The ice storm cometh .. nightmare before (and after) Christmas 2013

Dec 26th, 2013 | By | Category: In Brief

We went without electricity for about 28 hours at our house — in the east end of the old city of Toronto, down by the lake. According to the latest estimate, “69,800 customers were still without power Wednesday evening [December 25], four days after a massive ice storm struck the city, knocking down tree branches and snarling holiday plans.”

My most immediate feeling is sympathy for these 69,800 customers — and the larger number of actual people they cover. They are apparently especially numerous in the old township and then borough of Scarborough, still further east of us.

A lady who moved to Scarborough a while ago, but still owns an unsold house across  from us, has temporarily returned to her vacant building on our street, which is at least warm. Her house in Scarborough has been without electricity for the full four days now. She dropped by our place briefly on Christmas Day, understandably full of rage.

My sympathies also go out to all those in Ontario and beyond who have been comethed by the ice storm right at the crucial moment of this holiday season — and still do not have electric power.  (See, eg, “Ice storm means dark Christmas for tens of thousands … Weekend ice storm has caused havoc in Ontario, Quebec, Maritimes, northeastern US.”)

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As I should be, I am full of admiration and gratitude as well for the hydro workers — some from as far away as Manitoba and Michigan — who have sacrificed their holidays, working hard to restore power to people in Toronto, Ontario, and beyond.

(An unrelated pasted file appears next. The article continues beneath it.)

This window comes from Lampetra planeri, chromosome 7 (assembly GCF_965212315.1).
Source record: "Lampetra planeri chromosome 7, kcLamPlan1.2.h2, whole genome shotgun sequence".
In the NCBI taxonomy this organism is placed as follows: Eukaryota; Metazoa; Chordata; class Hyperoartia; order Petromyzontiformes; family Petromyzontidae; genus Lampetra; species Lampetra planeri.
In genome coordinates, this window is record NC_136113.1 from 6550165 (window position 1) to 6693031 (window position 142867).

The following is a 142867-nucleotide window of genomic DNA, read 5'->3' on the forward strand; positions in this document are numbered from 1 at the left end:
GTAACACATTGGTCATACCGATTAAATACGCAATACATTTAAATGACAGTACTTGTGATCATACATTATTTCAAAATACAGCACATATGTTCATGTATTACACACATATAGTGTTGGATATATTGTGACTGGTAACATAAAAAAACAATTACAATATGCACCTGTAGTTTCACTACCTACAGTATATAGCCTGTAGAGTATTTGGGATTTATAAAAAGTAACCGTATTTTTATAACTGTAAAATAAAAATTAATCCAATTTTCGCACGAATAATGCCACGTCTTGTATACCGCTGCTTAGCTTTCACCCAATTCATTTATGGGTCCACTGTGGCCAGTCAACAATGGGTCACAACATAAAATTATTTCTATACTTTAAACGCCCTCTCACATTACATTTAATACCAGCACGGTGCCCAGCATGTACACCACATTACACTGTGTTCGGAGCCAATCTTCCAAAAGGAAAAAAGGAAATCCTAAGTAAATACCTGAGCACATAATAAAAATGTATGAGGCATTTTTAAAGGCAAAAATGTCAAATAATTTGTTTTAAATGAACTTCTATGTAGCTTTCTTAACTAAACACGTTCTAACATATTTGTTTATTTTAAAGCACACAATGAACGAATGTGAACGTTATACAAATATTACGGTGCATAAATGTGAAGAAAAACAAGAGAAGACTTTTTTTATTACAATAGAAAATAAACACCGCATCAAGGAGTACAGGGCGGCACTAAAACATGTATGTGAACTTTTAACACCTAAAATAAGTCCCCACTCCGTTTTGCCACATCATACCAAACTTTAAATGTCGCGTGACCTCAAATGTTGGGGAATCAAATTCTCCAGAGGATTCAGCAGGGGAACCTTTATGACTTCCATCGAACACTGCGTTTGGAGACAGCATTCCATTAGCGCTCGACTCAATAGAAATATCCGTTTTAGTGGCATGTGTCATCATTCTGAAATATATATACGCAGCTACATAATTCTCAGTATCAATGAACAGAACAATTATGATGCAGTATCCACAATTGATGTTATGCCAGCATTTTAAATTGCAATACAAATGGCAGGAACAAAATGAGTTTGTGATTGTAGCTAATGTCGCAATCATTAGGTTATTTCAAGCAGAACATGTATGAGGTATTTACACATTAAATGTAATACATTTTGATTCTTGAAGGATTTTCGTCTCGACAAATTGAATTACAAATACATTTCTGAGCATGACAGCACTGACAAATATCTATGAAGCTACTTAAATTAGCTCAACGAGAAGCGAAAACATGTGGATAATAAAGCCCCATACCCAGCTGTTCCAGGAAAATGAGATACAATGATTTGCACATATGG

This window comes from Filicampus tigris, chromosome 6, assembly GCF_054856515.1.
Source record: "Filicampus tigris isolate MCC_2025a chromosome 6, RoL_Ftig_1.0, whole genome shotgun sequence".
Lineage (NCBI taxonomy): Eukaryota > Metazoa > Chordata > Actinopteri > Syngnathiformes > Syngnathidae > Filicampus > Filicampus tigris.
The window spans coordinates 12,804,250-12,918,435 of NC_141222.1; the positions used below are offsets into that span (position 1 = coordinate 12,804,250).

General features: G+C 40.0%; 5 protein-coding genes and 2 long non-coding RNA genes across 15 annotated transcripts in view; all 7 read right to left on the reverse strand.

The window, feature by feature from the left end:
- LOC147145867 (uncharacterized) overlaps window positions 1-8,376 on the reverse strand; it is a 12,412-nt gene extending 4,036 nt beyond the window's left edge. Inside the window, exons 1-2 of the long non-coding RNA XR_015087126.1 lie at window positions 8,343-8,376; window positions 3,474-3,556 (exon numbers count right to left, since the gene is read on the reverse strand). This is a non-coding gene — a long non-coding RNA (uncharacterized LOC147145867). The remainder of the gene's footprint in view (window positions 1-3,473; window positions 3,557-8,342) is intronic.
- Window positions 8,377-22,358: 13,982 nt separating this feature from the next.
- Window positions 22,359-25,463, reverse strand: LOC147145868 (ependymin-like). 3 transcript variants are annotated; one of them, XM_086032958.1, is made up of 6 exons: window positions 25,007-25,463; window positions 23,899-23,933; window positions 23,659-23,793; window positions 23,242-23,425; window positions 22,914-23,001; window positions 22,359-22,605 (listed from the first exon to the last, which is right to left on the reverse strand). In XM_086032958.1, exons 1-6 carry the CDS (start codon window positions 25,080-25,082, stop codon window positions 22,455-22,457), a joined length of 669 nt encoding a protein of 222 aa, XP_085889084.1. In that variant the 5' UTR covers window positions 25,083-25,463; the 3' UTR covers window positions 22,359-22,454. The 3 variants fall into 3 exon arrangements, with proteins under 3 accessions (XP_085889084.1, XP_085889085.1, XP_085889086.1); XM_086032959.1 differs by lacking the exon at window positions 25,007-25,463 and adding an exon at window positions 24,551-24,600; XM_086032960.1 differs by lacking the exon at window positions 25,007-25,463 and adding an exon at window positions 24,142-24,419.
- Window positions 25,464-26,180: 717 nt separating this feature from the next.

As understandably enraged as those who are suffering most become (and if you have suffered even as little as we have, you really can understand this), you cannot seriously blame anyone for natural disasters of this sort. And it is heartening to see how many people rise to the occasion — because that is their job, and/or out of sheer altruism and human compassion.

Beyond this I find myself wondering why so much of our debate about energy policy turns around oil and gas. Even if you only go without electricity for 28 hours, in below freezing temperatures, you get a bracing crash course in the utterly massive extent to which our kind of advanced civilization today depends on electricity. A sudden comparable shortage of oil and gas would cause nowhere near so much grief and hardship.

We coped with our 28 hours of hardship as best we could, sitting around the fireplace — often in candlelight. (We had cut some old used wood into fireplace-sized pieces this past summer, and they were suddenly very useful.) Over and over we reflected that we were at least getting some sense of what life in our part of North America must have been like in the middle of the 19th century.

The discussion carried on when we dropped around to our next-door neighbours on Christmas Eve — by which time everyone on our street was enjoying the blessings of electricity once again. We had, in effect, travelled back in time for a short while. And because it was so short (and we at least had fireplaces, because our houses were built just before the ascent of what the Toronto newspaper ads of the 1920s called the “Standard Electric Home”), it was almost interesting.

But no one had any doubt that we vast masses of ordinary people are much better off in the age of electricity. And the next time someone starts telling me that I need to worry a lot about energy policy and oil and gas, I am going to remember the ice storm nightmare before and after the late December holiday season of 2013, in the part of the world I live in.

And I am going to say yes, but what are you going to do about ensuring reliable supplies of electricity?

That is the kind of energy that really counts today. And if you don’t believe this, just try going without it, for any remotely serious length of time, especially when the temperature is below freezing.

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